Do you know what matters most to your employees? Shivani Smith from NFP Consulting discusses how to determine the appropriate pay and reward in the third sector
Recent headlines have been dominated by the topic of charity chief executives’ pay. Donors, funders and the general public are asking questions that charities need to be able to answer about how much they pay their top people, and why they’re worth it.
Take a strategic approach
But charities also need to be looking across their whole organisation and think about how they’re approaching pay and reward. It’s understood that there is an intrinsic value to working for a charity, but that doesn’t mean salaries and benefits should not be managed strategically with a view to attracting and retaining the best people.
Be aware of hiring challenges across the third sector
Cross sector comparisons show that, unsurprisingly and understandably, the charity sector average pay award is lagging behind the public and private sectors by some margin. Meanwhile, nearly half of voluntary sector employers are reporting difficulties in hiring and staff turnover continues to rise. Depending on which report you read, the numbers vary between 13 and 17%. After several years of pay freezes, more than two thirds of employees are asking for pay rises but pay growth in the charity sector has actually declined over the long term and employers foresee little prospect of change in 2016.
Consider your whole rewards package, not just pay
As a result, it is vital that charities consider how to make their organisations and their jobs attractive. Salaries need to be benchmarked and competitive, but charities should also think about the whole package that they offer. Is it attractive, well thought out and well communicated?
We recently hosted a discussion on pay and reward where our delegates told us that they weren’t sure their employees were always able to access all the information about the benefits available to them. They also suggested that some of the benefits that were offered weren’t seen as such. Christmas parties and free tea and coffee were mentioned as things that employees valued but also took for granted. It was also clear that while pay on its own wasn’t enough to attract or keep people, benefits that didn’t match what employees needed or wanted made recruitment and retention that much harder.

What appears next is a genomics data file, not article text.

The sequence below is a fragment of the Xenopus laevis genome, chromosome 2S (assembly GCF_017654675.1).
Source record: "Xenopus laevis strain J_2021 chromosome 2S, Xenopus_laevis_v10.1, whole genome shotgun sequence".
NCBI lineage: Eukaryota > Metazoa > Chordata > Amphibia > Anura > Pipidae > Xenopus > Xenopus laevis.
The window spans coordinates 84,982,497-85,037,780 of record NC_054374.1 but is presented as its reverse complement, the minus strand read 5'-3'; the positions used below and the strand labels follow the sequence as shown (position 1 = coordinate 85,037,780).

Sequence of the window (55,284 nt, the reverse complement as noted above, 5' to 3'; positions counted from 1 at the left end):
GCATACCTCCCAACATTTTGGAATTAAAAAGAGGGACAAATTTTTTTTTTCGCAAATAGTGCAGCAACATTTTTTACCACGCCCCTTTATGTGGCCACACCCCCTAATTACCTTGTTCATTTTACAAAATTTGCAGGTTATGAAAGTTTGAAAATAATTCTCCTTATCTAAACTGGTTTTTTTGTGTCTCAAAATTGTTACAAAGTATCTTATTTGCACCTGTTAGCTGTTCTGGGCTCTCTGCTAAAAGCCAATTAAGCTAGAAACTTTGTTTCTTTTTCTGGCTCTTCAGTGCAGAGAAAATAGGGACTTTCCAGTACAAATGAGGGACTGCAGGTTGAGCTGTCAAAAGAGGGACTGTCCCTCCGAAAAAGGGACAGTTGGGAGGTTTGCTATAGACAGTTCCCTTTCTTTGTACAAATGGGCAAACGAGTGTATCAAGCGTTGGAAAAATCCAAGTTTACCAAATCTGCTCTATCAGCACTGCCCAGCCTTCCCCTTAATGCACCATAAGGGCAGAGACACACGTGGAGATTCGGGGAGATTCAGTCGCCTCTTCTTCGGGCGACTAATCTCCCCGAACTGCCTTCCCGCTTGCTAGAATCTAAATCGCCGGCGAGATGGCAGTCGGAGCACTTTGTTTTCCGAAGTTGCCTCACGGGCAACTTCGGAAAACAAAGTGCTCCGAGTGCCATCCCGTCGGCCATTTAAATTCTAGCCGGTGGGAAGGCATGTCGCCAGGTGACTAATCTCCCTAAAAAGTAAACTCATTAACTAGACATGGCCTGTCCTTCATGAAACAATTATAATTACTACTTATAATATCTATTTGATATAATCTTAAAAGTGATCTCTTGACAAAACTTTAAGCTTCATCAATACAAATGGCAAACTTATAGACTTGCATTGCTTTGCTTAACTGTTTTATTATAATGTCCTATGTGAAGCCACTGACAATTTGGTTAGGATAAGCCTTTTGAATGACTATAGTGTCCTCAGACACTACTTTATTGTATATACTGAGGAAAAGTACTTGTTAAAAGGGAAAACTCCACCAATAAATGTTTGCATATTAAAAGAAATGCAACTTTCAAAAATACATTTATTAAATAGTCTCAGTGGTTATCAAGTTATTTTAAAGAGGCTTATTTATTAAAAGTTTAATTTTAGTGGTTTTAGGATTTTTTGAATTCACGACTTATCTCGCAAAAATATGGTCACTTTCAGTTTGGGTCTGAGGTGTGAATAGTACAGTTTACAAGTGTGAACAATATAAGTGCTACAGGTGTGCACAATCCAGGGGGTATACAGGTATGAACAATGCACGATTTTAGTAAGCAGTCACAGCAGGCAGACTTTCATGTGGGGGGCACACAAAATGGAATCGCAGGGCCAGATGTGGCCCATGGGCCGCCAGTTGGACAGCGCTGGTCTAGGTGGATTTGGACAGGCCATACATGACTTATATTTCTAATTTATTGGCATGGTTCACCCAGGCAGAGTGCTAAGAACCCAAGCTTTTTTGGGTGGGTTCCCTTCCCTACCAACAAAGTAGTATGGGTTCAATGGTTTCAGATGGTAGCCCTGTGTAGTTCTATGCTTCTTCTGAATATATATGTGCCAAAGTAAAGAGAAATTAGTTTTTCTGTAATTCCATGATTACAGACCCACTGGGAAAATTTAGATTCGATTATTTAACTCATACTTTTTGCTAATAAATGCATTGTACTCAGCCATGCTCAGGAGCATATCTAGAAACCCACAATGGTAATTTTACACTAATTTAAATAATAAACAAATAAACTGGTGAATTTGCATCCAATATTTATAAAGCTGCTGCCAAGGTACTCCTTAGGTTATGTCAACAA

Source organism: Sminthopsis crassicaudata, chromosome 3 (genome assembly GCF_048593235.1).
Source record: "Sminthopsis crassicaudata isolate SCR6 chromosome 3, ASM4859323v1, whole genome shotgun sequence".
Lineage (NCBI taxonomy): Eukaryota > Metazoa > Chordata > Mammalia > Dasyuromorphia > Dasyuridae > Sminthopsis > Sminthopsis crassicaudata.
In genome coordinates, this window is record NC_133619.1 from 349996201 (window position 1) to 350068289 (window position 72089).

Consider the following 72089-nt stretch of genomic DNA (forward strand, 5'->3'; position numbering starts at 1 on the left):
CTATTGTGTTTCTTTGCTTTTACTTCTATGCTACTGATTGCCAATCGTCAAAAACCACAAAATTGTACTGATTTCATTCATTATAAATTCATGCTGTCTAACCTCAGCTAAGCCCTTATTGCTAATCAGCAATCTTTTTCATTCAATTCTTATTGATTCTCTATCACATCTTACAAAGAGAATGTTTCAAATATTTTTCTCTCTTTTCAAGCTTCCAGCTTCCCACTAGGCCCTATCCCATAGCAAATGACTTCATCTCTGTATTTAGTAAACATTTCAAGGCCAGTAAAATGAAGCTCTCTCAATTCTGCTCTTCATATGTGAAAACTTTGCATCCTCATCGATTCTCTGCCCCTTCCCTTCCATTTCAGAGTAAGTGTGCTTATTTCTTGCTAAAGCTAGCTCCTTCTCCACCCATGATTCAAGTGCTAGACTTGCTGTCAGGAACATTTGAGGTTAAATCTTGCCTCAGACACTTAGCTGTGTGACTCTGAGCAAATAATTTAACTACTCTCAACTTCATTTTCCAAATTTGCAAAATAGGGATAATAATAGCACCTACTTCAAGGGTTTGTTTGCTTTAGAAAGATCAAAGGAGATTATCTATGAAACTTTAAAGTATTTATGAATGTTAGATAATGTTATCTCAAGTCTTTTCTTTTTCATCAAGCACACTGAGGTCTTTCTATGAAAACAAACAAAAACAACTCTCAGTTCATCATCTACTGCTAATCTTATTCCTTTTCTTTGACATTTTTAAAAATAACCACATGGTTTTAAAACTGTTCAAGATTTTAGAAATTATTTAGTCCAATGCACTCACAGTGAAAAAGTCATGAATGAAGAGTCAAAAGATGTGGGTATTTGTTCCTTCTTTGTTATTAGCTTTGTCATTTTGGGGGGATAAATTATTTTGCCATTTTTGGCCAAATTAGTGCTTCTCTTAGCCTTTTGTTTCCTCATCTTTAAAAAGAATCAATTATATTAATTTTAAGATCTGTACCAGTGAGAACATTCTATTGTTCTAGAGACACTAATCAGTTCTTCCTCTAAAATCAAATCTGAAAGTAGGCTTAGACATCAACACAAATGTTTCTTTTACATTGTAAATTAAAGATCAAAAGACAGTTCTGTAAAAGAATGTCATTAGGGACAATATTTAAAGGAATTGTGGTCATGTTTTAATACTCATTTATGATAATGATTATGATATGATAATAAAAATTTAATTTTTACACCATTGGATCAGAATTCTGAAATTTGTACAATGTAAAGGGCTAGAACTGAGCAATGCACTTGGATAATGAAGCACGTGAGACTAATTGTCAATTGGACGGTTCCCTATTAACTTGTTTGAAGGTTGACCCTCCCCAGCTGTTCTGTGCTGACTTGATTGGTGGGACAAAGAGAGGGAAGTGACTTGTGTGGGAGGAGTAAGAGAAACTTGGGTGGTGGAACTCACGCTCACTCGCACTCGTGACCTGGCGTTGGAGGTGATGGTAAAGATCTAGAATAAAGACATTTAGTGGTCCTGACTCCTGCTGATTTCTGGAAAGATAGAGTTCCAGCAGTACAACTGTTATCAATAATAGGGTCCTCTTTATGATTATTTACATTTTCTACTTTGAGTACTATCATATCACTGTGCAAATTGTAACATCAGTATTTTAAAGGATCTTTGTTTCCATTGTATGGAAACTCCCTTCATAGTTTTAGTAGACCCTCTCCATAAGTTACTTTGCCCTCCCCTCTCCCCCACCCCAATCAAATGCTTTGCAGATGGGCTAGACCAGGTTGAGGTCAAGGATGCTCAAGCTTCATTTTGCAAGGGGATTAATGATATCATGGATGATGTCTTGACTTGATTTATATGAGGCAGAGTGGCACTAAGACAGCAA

Keep abreast of legislation
Alongside issues of pay rises and benefits, HR teams in the sector have additional challenges ahead of them in the coming months. The National Living Wage will bring a paybill not just for those directly affected at that salary level, but also their line managers and supervisors. Larger charities, with more than 250 employees, also have to prepare for the duty to report on their gender pay equality figures. This will also inevitably have financial implications. To be able to address both of these effectively, HR teams need to be working closely with finance teams to plan and manage the costs of these new considerations.
Taking all this into account, there are some key questions charities need to be asking as they review their recruitment, retention and reward strategies.
- Are your benefits being communicated in the right way and at the right time?
- Have you benchmarked your salaries to ensure that your offer is competitive?
- Are the benefits included in the package appropriate and meaningful to your staff?
- If it applies to you, is your charity thinking about and preparing for the gender audits?
For more detail on what’s happening with pay and reward in the charity sector, contact Victoria Stickler at Victoria.firstname.lastname@example.org for a copy of our report, quoting ‘TS’.